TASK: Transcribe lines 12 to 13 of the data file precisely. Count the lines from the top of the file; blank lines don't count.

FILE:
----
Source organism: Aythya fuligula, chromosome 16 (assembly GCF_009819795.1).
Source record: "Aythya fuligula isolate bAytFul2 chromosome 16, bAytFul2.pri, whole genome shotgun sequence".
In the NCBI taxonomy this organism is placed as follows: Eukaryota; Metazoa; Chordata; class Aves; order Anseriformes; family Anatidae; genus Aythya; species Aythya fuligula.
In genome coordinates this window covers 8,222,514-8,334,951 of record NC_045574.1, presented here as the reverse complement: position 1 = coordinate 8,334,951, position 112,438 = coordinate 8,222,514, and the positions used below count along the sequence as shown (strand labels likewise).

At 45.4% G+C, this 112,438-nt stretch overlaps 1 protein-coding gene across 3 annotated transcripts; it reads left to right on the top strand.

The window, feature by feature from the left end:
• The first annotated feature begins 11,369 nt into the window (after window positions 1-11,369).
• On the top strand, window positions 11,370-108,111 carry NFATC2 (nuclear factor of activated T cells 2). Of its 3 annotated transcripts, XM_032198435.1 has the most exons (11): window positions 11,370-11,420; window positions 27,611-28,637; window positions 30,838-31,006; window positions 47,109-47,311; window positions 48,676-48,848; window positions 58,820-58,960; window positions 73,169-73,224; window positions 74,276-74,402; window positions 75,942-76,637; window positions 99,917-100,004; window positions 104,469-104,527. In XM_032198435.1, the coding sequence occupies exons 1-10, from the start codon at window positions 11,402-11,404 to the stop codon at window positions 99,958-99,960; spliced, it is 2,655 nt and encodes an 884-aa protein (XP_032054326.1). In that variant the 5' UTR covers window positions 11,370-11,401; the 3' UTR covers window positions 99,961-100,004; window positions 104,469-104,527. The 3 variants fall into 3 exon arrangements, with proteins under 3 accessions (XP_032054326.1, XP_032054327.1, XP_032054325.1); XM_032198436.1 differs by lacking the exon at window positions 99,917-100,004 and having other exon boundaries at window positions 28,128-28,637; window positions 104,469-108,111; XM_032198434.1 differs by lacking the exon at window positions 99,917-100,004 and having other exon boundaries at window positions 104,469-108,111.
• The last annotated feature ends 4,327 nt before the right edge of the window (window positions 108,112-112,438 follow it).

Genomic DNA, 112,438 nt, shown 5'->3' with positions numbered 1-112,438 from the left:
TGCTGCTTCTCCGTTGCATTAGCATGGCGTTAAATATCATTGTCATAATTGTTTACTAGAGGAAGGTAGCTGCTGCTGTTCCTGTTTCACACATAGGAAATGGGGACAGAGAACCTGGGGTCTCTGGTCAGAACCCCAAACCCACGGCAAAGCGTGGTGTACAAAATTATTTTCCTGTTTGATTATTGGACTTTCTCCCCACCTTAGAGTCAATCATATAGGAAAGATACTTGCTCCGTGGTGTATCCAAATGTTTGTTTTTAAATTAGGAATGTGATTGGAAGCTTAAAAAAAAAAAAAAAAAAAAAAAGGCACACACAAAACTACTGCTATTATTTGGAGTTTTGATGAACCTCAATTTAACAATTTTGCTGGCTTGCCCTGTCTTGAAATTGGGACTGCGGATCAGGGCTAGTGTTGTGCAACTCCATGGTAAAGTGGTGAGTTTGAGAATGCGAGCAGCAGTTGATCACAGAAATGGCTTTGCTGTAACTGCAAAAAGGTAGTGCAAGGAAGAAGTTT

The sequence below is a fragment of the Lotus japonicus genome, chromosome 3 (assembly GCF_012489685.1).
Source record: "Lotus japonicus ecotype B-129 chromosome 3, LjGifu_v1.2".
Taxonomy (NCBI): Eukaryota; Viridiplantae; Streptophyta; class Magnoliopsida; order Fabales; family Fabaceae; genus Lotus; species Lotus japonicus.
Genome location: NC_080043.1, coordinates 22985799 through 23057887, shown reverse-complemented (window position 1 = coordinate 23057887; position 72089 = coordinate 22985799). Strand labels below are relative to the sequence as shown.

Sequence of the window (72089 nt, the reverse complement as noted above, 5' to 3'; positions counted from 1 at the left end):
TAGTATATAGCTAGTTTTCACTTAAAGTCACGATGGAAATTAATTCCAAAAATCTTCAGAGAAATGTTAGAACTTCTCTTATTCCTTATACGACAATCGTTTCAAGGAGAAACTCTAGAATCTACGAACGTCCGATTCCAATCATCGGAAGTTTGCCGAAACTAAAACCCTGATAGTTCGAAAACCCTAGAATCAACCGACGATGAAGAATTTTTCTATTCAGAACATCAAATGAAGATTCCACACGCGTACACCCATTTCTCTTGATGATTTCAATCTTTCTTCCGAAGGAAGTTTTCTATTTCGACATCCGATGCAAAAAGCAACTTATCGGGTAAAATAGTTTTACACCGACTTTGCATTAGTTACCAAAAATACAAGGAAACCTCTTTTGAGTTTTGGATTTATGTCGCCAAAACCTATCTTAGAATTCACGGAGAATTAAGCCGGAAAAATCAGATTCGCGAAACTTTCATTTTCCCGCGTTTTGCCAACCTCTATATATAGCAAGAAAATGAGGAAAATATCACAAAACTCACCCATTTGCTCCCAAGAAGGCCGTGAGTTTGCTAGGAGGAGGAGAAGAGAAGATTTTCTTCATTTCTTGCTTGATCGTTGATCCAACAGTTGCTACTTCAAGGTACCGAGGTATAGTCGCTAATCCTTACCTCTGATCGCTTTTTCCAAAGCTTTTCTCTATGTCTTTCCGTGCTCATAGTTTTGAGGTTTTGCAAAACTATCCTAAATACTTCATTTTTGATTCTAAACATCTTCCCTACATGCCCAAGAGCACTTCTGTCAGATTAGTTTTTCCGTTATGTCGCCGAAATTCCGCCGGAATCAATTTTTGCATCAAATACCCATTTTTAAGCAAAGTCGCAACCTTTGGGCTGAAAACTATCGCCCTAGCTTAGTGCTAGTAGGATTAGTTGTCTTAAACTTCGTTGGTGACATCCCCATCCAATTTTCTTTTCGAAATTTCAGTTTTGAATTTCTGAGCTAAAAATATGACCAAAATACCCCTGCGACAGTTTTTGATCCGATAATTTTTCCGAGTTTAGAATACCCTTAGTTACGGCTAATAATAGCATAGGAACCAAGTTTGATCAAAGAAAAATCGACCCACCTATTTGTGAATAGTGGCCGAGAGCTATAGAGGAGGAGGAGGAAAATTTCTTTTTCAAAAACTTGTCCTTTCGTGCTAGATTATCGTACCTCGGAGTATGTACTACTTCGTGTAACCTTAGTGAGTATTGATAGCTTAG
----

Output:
The sequence below is a fragment of the Lotus japonicus genome, chromosome 3 (assembly GCF_012489685.1).
Source record: "Lotus japonicus ecotype B-129 chromosome 3, LjGifu_v1.2".